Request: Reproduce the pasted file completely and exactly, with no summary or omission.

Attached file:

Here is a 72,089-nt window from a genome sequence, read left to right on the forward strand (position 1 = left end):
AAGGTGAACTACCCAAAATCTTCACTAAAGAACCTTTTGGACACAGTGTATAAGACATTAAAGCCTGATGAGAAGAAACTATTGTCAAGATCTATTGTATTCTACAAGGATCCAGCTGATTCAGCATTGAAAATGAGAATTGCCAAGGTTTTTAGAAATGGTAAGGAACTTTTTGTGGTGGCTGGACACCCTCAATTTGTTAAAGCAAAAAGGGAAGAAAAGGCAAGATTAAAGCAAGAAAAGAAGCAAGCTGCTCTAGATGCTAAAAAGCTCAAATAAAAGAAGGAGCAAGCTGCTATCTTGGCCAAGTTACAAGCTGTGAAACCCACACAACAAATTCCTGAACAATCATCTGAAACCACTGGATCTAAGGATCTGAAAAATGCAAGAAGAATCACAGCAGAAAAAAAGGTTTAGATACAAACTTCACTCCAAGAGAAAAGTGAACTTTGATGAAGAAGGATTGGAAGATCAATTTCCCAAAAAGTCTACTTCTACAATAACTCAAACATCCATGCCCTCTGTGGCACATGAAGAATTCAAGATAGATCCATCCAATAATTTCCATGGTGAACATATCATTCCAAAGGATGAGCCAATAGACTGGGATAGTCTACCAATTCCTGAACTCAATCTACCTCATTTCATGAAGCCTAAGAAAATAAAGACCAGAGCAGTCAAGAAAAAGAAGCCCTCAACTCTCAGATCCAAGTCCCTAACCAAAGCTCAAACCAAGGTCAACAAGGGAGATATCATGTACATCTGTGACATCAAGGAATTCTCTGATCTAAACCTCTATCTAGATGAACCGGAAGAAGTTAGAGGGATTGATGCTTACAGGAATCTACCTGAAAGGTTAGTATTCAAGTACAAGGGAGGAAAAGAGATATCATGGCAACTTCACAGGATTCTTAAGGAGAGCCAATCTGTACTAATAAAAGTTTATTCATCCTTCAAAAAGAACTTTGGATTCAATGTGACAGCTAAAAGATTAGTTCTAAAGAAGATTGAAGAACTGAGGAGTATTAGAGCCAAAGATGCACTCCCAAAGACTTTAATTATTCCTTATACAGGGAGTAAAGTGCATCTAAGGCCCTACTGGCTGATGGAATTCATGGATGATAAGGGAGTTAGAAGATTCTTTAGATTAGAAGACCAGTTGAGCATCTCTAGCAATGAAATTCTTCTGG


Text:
Here is a 72,089-nt window from a genome sequence, read left to right on the forward strand (position 1 = left end):
AAGGTGAACTACCCAAAATCTTCACTAAAGAACCTTTTGGACACAGTGTATAAGACATTAAAGCCTGATGAGAAGAAACTATTGTCAAGATCTATTGTATTCTACAAGGATCCAGCTGATTCAGCATTGAAAATGAGAATTGCCAAGGTTTTTAGAAATGGTAAGGAACTTTTTGTGGTGGCTGGACACCCTCAATTTGTTAAAGCAAAAAGGGAAGAAAAGGCAAGATTAAAGCAAGAAAAGAAGCAAGCTGCTCTAGATGCTAAAAAGCTCAAATAAAAGAAGGAGCAAGCTGCTATCTTGGCCAAGTTACAAGCTGTGAAACCCACACAACAAATTCCTGAACAATCATCTGAAACCACTGGATCTAAGGATCTGAAAAATGCAAGAAGAATCACAGCAGAAAAAAAGGTTTAGATACAAACTTCACTCCAAGAGAAAAGTGAACTTTGATGAAGAAGGATTGGAAGATCAATTTCCCAAAAAGTCTACTTCTACAATAACTCAAACATCCATGCCCTCTGTGGCACATGAAGAATTCAAGATAGATCCATCCAATAATTTCCATGGTGAACATATCATTCCAAAGGATGAGCCAATAGACTGGGATAGTCTACCAATTCCTGAACTCAATCTACCTCATTTCATGAAGCCTAAGAAAATAAAGACCAGAGCAGTCAAGAAAAAGAAGCCCTCAACTCTCAGATCCAAGTCCCTAACCAAAGCTCAAACCAAGGTCAACAAGGGAGATATCATGTACATCTGTGACATCAAGGAATTCTCTGATCTAAACCTCTATCTAGATGAACCGGAAGAAGTTAGAGGGATTGATGCTTACAGGAATCTACCTGAAAGGTTAGTATTCAAGTACAAGGGAGGAAAAGAGATATCATGGCAACTTCACAGGATTCTTAAGGAGAGCCAATCTGTACTAATAAAAGTTTATTCATCCTTCAAAAAGAACTTTGGATTCAATGTGACAGCTAAAAGATTAGTTCTAAAGAAGATTGAAGAACTGAGGAGTATTAGAGCCAAAGATGCACTCCCAAAGACTTTAATTATTCCTTATACAGGGAGTAAAGTGCATCTAAGGCCCTACTGGCTGATGGAATTCATGGATGATAAGGGAGTTAGAAGATTCTTTAGATTAGAAGACCAGTTGAGCATCTCTAGCAATGAAATTCTTCTGG